In the immediate aftermath of Hurricane Harvey, the work of foster care families, agencies and CPS workers in the Department of Family and Protective Services (DFPS) was nothing short of heroic.
You might recall a story in the Dallas Morning News that recapped the incredible work and sacrifice so many made to keep foster children safe, during and in the aftermath of the storm.
In perhaps one of the most dramatic interventions, DFPS Commissioner Hank Whitman and the Texas Department of Public Safety stepped up when Arrow Child & Family Ministries, the state’s largest foster care provider, called for help. A medically-fragile, then two-year-old boy and his foster direct care family in the Lumberton area were surrounded by flood waters.
A severe gastrointestinal disorder meant the young boy relied on a doctor-prescribed formula, and his supply of the formula was dwindling with no way in or out to obtain more.
Commissioner Whitman worked with Arrow, the Texas Rangers and the Texas Department of Public Safety (DPS) to airlift the formula into the family, after the US Coast Guard had refused to make the trip citing dangerous currents in the area.
Now, a year later, we wondered: How is the boy now?
The good news is the boy, now three-years-old, is with the same foster care family and while he’s still facing many complex medical concerns, those #HarveyHeroes were truly a life-line for the boy and his family. Flash forward to today, and the family has taken in another foster child with medical needs.
As we flash back and flash forward, it’s important to recognize Arrow for the ongoing work they undertake to address trauma and foster care capacity, some twelve months after the storm hit. And, their work is supported through The Center’s Healing from Harvey Rebuild Texas Fund grant.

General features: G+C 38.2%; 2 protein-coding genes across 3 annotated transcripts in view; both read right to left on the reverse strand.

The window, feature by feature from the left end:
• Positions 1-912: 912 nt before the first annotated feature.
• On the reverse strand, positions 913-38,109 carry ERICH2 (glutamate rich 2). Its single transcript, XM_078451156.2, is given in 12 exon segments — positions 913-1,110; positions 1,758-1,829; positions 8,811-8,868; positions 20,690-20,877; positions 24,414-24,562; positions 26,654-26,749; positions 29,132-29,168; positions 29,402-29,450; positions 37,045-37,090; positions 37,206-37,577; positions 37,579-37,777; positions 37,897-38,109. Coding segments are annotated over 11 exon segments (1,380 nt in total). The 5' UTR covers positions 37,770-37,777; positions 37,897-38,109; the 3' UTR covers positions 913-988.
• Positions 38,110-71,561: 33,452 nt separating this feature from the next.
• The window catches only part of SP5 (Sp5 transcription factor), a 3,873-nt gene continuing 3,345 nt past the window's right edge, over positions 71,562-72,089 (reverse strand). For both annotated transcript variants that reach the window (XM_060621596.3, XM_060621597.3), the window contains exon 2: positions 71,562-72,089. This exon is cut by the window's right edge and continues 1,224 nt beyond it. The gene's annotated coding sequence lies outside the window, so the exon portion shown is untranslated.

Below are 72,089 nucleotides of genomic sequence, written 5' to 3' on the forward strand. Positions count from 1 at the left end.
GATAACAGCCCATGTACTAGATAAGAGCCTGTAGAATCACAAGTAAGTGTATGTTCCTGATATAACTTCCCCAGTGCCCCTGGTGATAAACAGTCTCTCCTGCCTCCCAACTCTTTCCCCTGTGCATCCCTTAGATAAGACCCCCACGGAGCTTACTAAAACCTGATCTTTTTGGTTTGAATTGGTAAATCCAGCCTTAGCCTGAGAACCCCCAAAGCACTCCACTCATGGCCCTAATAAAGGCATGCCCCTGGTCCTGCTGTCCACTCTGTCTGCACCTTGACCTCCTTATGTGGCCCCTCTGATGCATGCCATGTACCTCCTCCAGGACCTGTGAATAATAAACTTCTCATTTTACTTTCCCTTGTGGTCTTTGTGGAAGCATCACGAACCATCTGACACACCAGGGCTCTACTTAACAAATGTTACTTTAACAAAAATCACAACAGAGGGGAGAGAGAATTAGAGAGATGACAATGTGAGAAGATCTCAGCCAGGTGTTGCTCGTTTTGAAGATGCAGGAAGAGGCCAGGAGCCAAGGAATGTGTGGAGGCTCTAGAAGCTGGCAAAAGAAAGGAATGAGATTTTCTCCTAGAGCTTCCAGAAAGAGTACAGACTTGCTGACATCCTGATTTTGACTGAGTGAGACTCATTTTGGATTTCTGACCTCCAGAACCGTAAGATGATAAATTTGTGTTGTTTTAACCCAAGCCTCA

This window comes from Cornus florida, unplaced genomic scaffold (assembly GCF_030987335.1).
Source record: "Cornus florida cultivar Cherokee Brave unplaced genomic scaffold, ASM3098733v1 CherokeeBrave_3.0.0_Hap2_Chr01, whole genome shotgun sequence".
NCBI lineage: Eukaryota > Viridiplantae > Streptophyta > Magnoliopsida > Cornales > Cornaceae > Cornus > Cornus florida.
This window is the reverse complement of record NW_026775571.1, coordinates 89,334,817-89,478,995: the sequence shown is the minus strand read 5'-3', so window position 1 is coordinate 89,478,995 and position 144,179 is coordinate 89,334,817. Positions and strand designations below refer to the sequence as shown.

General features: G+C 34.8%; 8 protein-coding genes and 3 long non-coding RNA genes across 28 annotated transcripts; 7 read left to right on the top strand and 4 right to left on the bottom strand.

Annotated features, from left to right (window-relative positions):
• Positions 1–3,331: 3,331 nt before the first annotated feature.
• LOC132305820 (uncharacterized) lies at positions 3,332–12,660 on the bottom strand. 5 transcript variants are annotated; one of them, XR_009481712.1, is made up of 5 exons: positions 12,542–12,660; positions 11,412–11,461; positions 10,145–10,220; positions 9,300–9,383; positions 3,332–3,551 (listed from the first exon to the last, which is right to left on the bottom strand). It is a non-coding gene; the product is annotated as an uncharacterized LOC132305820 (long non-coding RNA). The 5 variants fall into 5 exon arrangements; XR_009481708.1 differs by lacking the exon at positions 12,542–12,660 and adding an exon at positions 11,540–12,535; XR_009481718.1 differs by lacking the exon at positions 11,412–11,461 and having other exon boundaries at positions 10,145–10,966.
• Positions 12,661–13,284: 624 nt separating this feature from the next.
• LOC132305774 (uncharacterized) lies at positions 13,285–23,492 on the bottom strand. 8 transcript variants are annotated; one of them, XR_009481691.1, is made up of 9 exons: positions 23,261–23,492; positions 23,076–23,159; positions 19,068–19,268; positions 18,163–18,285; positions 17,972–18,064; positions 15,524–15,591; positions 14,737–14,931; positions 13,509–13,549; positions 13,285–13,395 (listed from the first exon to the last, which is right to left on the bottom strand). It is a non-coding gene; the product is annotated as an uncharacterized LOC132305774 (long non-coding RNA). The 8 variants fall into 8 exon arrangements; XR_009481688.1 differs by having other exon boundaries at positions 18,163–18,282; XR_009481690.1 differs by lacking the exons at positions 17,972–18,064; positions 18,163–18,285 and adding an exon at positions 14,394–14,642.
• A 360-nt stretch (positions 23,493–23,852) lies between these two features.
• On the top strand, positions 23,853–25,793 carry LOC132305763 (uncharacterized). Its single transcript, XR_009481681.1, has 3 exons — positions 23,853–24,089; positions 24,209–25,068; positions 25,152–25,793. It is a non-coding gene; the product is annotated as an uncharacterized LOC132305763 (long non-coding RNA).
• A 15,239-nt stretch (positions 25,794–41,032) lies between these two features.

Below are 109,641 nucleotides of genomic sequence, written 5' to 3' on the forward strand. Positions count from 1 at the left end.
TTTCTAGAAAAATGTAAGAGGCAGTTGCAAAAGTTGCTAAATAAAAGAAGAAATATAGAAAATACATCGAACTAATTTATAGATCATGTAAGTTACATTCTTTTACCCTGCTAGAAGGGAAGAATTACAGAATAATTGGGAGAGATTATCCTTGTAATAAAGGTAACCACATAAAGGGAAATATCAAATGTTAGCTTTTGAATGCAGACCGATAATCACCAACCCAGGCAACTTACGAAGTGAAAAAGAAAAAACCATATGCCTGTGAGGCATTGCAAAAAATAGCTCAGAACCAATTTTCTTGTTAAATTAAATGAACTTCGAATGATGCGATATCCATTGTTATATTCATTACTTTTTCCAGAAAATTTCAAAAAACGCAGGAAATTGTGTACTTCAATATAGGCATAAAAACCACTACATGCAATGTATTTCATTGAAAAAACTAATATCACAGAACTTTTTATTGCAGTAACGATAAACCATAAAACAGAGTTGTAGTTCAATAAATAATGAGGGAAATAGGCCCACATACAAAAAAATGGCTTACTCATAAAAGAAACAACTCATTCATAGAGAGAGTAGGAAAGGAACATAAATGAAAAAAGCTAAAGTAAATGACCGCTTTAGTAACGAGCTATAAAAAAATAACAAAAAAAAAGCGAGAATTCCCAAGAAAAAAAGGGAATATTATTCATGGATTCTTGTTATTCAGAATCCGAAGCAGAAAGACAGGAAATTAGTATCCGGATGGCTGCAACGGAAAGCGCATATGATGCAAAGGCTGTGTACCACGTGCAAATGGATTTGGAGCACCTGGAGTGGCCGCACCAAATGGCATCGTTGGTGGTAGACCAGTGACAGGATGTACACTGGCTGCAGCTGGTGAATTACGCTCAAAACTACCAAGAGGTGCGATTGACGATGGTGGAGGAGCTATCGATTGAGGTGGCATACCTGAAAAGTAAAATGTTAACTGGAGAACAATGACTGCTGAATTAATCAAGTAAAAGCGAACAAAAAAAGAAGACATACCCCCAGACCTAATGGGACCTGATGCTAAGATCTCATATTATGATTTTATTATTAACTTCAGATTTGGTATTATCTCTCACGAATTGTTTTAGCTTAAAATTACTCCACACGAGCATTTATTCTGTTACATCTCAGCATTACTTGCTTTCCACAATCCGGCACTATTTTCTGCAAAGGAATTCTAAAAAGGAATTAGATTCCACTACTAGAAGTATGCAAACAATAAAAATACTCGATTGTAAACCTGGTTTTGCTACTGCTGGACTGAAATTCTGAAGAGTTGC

The grant and other financial support Arrow received in the year since Harvey hit has helped the organization provide everything from pastoral care to gift cards for food and supplies and repairs to foster care homes.
“In the midst of trauma, you don’t realize what you need you're just trying to take the next step to stay alive and keep the children safe,” said Debi Tengler of Arrow Child & Family Ministries. “Trauma takes a while to be exposed expressed and healed. It actually takes trust. We are grateful to be able to help build the trust and continue to heal.”
Arrow says the need for foster care families is still high, but Harvey peaked awareness and news coverage like the Dallas Morning News, as well as the outpouring of local community support,
and now the Healing from Harvey Rebuild Texas Fund grant have all helped Arrow provide the critical ongoing support for at-risk children, foster care kids and families.
"Just as the community rallied around Hurricane victims we need them to rally around the foster care community,” added Tengler. “And, they have, and we sincerely hope they continue to do so as the need is still very much there.”
Arrow Child & Family Ministries’ Healing from Harvey Rebuild Texas Fund grant has helped them to increase foster care recruitment, marketing and awareness of the needs in the year following Harvey’s devastation as well as long-term trauma and mental health needs only now beginning to manifest in some children and families. That’s what Arrow calls "treatment foster care,” a program for children who have complex trauma that helps to find a way to financially and emotionally support a parent, so they are able to stay home to care for the child.
It’s another fine example of a #HarveyHero. We’re grateful for the work of all of our Healing from Harvey Rebuild Texas Fund grantees.
# # #